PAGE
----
Former President Trump recently asked the U.S. Supreme Court to intervene in the legal dispute over classified documents seized during an FBI search of his Mar-a-Lago estate in Florida.
In response to the search, Trump falsely claimed in August 2022 that Obama “kept 33 million pages of documents, much of them classified.”
More recently, at a rally in Minden, Nevada, on Oct. 8, Trump claimed that another former president took documents and stored them at a rather unexpected location.
“George H.W. Bush took millions of documents to a former bowling alley and a former Chinese restaurant where they combined them,” Trump said during the rally. “So they’re in a bowling alley slash Chinese restaurant. By contrast, I had a small number of boxes and storage at Mar-a-Lago, very small, relatively guarded by the great Secret Service.”
A clip of Trump’s comments shared in a tweet by C-SPAN’s communications director on Oct. 9 has received 3.8 million views and thousands of shares.
Did former President George H.W. Bush take presidential documents to a former bowling alley and Chinese restaurant?
- The National Archives and Records Administration (NARA)
- The Presidential Records Act
- Interview with David Alsobrook, former director of the Bush Presidential Materials Project, in the book “A Noble Calling: Character and the George H.W. Bush Presidency”
- Washington Post reporting from 1993
Trump’s claim about Bush taking documents after he left office is false; they were in the possession of the National Archives.
But President Bush’s documents were temporarily stored at a former bowling alley and Chinese restaurant in Texas while the George H.W. Bush Presidential Library was under construction.
WHAT WE FOUND
There are two parts to Trump’s claim. The first is that Bush took millions of presidential documents and the second is that they were stored in a building that formerly housed a bowling alley and Chinese restaurant.
Let’s start with the first. The National Archives and Records Administration (NARA) said in a statement on Oct. 11 that presidential records were never in Bush’s possession after he left office.
In fact, the Presidential Records Act says that when a president leaves office, the National Archives “shall assume responsibility for custody, control and preservation of, and access to” presidential records immediately at the end of the term.
“The National Archives and Records Administration (NARA), in accordance with the Presidential Records Act, assumed physical and legal custody of the Presidential records from the administrations of Barack Obama, George W. Bush, Bill Clinton, George H.W. Bush, and Ronald Reagan, when those Presidents left office,” NARA said in the Oct. 11 statement.
NARA “securely moved these records to temporary facilities” that it leased by the General Services Administration (GSA), an independent U.S. government agency that manages federal property and provides contracting options for government agencies. These temporary facilities “met strict archival and security standards, and have been managed and staffed exclusively by NARA employees,” the federal agency said.
“Reports that indicate or imply that those Presidential records were in the possession of the former Presidents or their representatives, after they left office, or that the records were housed in substandard conditions, are false and misleading,” NARA said.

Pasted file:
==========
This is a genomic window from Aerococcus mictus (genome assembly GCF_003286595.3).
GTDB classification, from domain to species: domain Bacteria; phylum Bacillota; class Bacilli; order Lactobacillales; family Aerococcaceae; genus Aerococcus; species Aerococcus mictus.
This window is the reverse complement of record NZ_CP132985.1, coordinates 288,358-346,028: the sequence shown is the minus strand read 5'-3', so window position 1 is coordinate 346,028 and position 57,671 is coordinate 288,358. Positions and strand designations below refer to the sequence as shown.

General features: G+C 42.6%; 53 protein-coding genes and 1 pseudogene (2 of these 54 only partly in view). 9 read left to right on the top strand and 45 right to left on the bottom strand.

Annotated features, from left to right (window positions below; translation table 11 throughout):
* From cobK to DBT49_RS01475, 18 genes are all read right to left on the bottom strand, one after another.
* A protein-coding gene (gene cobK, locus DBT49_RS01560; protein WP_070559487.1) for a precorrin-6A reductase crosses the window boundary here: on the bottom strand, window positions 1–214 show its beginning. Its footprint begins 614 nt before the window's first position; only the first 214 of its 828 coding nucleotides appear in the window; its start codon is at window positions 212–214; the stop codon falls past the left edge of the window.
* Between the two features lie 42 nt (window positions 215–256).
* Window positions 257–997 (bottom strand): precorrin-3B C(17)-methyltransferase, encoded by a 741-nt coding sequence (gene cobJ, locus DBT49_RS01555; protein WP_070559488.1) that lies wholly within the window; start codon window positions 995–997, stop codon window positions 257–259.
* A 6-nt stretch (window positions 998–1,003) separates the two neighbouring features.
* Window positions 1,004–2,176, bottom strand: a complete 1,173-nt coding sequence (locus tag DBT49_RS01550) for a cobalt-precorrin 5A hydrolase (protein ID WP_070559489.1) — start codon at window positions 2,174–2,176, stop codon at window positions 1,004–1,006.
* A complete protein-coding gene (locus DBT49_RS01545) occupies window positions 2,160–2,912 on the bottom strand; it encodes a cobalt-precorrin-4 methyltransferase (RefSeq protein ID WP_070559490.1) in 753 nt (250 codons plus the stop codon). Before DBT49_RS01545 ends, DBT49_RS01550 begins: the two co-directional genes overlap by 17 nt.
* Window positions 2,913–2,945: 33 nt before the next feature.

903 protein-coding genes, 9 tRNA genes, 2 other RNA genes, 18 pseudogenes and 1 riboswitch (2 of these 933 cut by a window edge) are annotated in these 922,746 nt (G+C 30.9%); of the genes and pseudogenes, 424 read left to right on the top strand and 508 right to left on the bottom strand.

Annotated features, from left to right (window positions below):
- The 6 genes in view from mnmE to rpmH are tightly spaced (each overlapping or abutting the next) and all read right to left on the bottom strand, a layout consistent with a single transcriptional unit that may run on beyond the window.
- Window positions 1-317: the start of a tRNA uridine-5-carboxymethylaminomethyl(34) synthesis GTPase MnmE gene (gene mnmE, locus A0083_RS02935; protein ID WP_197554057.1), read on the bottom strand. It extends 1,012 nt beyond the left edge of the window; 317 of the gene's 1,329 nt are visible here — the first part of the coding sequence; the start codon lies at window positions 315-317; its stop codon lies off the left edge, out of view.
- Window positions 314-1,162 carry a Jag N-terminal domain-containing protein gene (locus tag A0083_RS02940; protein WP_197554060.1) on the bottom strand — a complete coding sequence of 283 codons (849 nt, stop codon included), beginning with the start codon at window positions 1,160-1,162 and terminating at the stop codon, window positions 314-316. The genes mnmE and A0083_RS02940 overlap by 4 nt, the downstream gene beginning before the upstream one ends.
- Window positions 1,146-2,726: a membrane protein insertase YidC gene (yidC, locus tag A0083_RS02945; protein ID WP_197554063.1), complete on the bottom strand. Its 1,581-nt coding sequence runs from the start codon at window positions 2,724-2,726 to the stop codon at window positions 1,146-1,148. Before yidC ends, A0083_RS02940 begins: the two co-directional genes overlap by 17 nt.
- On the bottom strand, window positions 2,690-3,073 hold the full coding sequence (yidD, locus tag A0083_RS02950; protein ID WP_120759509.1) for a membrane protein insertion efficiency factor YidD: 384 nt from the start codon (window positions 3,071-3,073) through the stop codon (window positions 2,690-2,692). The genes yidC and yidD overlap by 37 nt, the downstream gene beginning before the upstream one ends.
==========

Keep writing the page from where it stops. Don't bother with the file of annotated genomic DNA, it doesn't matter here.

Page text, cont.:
Trump’s claim about Bush taking documents after he left office is false; they were in the possession of the National Archives. The boxes of records at Mar-a-Lago, which Trump referenced in his comments, were not under the control of the National Archives.
More from VERIFY: Yes, the president can declassify documents, but there isn’t a set protocol they have to follow
The second part of Trump’s claim about where Bush’s documents were stored is true. The records, while under the possession of NARA, were temporarily housed at a former bowling alley and Chinese restaurant in Texas while the George H.W. Bush Presidential Library was under construction.
“The George Bush Presidential Library journey began in 1993 when the National Archives opened a temporary site at a former bowling alley in Chimney Hill. We stayed there until we opened this beautiful library on November 6, 1997,” NARA said in a statement on the library’s 20th anniversary.
David Alsobrook, who worked as an archivist for the Jimmy Carter Presidential Library and served as director of the Bush Presidential Materials Project, addressed the records’ temporary home in an interview for the book “A Noble Calling: Character and the George H.W. Bush Presidency.”
“So I think it’s a building that’s going to be very spacious, very utilitarian; and after living in a bowling alley for the last four years, I can tell you this: Our staff is really looking forward to moving into a new building,” Alsobrook said of the library’s opening.
He added, “In reality, part of our facility used to be a Chinese restaurant, too. I’ve told reporters this for the last four years: It’s not just a bowling alley; it’s a bowling alley and a Chinese restaurant. So I wanted to be sure to point that out.”
The former bowling alley didn’t look like one when archivists moved in, The Washington Post reported in 1993. It was remodeled to include a few offices, a massive, fire-resistant vault and steel shelves filled with cardboard boxes and wooden crates.
This situation isn’t unusual, either. The Chicago Tribune reported in 2016 that Obama administration records were shipped to a former furniture store leased by the GSA and temporarily stored there by NARA while Obama’s presidential library was under construction.
More from VERIFY: No, Obama did not keep 33 million pages of his administration’s records